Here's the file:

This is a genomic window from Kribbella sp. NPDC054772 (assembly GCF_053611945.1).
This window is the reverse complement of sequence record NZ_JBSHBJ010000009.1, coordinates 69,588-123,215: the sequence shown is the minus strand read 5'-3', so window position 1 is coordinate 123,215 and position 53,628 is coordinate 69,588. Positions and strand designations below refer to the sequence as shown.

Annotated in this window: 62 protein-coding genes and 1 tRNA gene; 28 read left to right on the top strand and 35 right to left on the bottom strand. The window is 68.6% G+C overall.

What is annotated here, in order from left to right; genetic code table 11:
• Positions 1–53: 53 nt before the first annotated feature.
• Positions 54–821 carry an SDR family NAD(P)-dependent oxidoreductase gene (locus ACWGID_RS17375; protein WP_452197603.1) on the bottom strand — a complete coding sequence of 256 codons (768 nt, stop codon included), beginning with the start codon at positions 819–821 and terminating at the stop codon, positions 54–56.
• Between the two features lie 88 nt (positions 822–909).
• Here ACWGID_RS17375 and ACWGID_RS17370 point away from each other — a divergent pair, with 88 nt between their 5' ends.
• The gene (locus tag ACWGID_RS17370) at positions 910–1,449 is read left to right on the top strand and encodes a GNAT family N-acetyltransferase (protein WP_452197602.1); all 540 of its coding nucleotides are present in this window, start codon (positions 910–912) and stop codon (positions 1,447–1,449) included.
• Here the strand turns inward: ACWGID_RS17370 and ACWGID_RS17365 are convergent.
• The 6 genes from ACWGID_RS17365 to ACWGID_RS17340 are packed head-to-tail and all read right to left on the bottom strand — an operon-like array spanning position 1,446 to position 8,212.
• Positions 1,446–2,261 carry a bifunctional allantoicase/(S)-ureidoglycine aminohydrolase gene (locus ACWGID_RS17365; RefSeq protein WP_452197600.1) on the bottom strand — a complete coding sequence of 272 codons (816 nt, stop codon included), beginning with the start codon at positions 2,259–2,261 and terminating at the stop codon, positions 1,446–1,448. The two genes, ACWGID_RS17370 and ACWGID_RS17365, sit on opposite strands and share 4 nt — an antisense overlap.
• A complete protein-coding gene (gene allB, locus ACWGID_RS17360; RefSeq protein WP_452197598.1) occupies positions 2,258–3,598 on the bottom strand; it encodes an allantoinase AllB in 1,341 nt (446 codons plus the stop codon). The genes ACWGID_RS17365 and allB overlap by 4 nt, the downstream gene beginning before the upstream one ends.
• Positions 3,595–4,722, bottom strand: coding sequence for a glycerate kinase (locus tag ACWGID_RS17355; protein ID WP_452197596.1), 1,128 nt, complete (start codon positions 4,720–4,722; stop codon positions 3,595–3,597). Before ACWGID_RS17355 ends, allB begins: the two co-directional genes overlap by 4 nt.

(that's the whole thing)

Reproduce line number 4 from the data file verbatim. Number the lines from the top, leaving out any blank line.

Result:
What is annotated here, in order from left to right; genetic code table 11: